Electronic – Adjusting offset (and possibly gain) of ADC preamp OPAMP with DAC


I am designing simple 200MHz scope for use with FPGA board and came up to idea of software adjustable offset and gain of input preamplifier.

It is using TI ADC08200 and since I am not much experienced in hi frequency analog stuff I have only slightly altered their original preamplifier with help of LTSpice.

This is original design:
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This is my altered version:

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I am using quad DAC (I have two identical channels) and quad OPAMP (LMV324M) one of DAC/Opamp channels is making reference voltage for ADC making me able to adjust "gain" but this is limited to reference voltage ranges so it might be better to adjust it somehow on OPAMP, but since I didn't want to use digital pots for their high values (starting on 1kOhm as far as I know) and TI's datasheet clearly states that preamp should incorporate at least 2x or 3x gain which would be not possible with 1kOhm on inverting input (instead of 10+12 ohm).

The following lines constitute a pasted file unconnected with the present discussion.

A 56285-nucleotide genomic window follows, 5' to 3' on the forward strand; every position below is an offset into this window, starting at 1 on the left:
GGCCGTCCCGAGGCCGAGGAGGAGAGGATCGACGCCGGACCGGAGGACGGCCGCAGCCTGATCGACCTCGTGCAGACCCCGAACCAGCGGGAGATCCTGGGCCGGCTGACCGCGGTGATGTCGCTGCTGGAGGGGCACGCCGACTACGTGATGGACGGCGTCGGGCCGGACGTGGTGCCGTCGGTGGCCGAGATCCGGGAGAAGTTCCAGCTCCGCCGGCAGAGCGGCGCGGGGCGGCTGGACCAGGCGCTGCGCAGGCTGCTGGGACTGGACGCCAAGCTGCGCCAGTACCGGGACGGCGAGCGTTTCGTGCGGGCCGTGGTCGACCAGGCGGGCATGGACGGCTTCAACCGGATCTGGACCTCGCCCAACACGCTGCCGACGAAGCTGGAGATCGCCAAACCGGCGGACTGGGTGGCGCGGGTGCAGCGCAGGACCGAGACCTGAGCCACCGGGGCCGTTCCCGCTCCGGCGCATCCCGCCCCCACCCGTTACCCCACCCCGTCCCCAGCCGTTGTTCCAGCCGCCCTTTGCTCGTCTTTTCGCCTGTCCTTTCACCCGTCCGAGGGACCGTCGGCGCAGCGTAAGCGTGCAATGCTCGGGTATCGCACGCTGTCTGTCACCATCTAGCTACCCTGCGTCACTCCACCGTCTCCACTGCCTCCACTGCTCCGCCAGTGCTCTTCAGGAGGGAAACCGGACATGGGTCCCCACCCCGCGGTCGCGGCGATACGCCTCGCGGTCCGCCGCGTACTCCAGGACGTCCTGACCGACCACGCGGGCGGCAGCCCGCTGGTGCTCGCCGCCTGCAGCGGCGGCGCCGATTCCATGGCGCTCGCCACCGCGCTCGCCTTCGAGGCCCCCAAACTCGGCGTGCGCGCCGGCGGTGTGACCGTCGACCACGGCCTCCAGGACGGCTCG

The second channel is used for adjusting offset and I am not certain wether this is ideal way of doing it. As far as my LTSpice testing it seemed to work but I don't know if it works in real circuits. With one slight problem that it seems that it also adjusts gain a bit. I don't know if it's the cause of misadjusting gain since only difference is that I am not using pot to adjust offset but I adjust voltage direclty.

Next thing which bothers me is how to correctly make protection from overvoltage?

Now I am using pair of silicon diodes on preamp input and pair of diodes on ADC input with help of 5.6V zener diode to get 0.6V by going 5.6V above -5V rail which allows silicon diode to sink overvoltage below -100mV. I think it should work this way and LTSpice simulation seems to confirm it, but I think there is better and simpler way of doing it.

I though about using shottky diodes, but I think that since shottky diodes have high reverese leakage they introduce high distortion and when I have tested it in spice it was noticeable.

Best Answer

Bruno, Digital Pot DS1804 is very easy to control and has 100 ohm taps. Digital pot CAT5114VI-10-GT3 is bit harder to control as it is controlled via 3 wire serial interface, it has 32 ohm taps. Using DS1804 will get you the gains you need. Using zener diodes to limit voltages in you case is fine. Good luck.

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